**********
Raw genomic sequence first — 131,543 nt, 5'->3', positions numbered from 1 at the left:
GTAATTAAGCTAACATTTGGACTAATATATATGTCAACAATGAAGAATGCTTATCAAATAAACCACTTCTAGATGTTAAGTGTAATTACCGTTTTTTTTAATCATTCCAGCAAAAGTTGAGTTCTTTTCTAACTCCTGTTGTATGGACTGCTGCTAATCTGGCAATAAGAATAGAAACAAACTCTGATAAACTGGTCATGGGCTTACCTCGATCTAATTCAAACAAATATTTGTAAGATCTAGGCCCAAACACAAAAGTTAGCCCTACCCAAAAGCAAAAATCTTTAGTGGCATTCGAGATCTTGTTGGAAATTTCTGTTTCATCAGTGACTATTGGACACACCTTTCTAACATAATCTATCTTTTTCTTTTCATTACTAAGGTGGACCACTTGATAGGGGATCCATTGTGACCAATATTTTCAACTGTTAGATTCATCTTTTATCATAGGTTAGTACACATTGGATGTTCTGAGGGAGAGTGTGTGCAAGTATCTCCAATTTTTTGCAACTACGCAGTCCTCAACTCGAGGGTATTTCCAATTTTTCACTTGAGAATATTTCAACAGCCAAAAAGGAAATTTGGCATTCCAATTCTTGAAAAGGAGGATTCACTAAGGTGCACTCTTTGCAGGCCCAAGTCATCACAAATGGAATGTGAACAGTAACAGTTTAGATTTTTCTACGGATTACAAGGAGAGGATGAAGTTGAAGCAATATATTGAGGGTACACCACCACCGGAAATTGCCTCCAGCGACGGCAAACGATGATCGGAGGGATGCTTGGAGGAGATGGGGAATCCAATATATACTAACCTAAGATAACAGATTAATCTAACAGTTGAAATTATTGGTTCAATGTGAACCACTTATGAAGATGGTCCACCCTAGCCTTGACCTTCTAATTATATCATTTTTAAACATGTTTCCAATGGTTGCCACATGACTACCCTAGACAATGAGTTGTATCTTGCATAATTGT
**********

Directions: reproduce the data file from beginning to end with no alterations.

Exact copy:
Raw genomic sequence first — 131,543 nt, 5'->3', positions numbered from 1 at the left:
GTAATTAAGCTAACATTTGGACTAATATATATGTCAACAATGAAGAATGCTTATCAAATAAACCACTTCTAGATGTTAAGTGTAATTACCGTTTTTTTTAATCATTCCAGCAAAAGTTGAGTTCTTTTCTAACTCCTGTTGTATGGACTGCTGCTAATCTGGCAATAAGAATAGAAACAAACTCTGATAAACTGGTCATGGGCTTACCTCGATCTAATTCAAACAAATATTTGTAAGATCTAGGCCCAAACACAAAAGTTAGCCCTACCCAAAAGCAAAAATCTTTAGTGGCATTCGAGATCTTGTTGGAAATTTCTGTTTCATCAGTGACTATTGGACACACCTTTCTAACATAATCTATCTTTTTCTTTTCATTACTAAGGTGGACCACTTGATAGGGGATCCATTGTGACCAATATTTTCAACTGTTAGATTCATCTTTTATCATAGGTTAGTACACATTGGATGTTCTGAGGGAGAGTGTGTGCAAGTATCTCCAATTTTTTGCAACTACGCAGTCCTCAACTCGAGGGTATTTCCAATTTTTCACTTGAGAATATTTCAACAGCCAAAAAGGAAATTTGGCATTCCAATTCTTGAAAAGGAGGATTCACTAAGGTGCACTCTTTGCAGGCCCAAGTCATCACAAATGGAATGTGAACAGTAACAGTTTAGATTTTTCTACGGATTACAAGGAGAGGATGAAGTTGAAGCAATATATTGAGGGTACACCACCACCGGAAATTGCCTCCAGCGACGGCAAACGATGATCGGAGGGATGCTTGGAGGAGATGGGGAATCCAATATATACTAACCTAAGATAACAGATTAATCTAACAGTTGAAATTATTGGTTCAATGTGAACCACTTATGAAGATGGTCCACCCTAGCCTTGACCTTCTAATTATATCATTTTTAAACATGTTTCCAATGGTTGCCACATGACTACCCTAGACAATGAGTTGTATCTTGCATAATTGT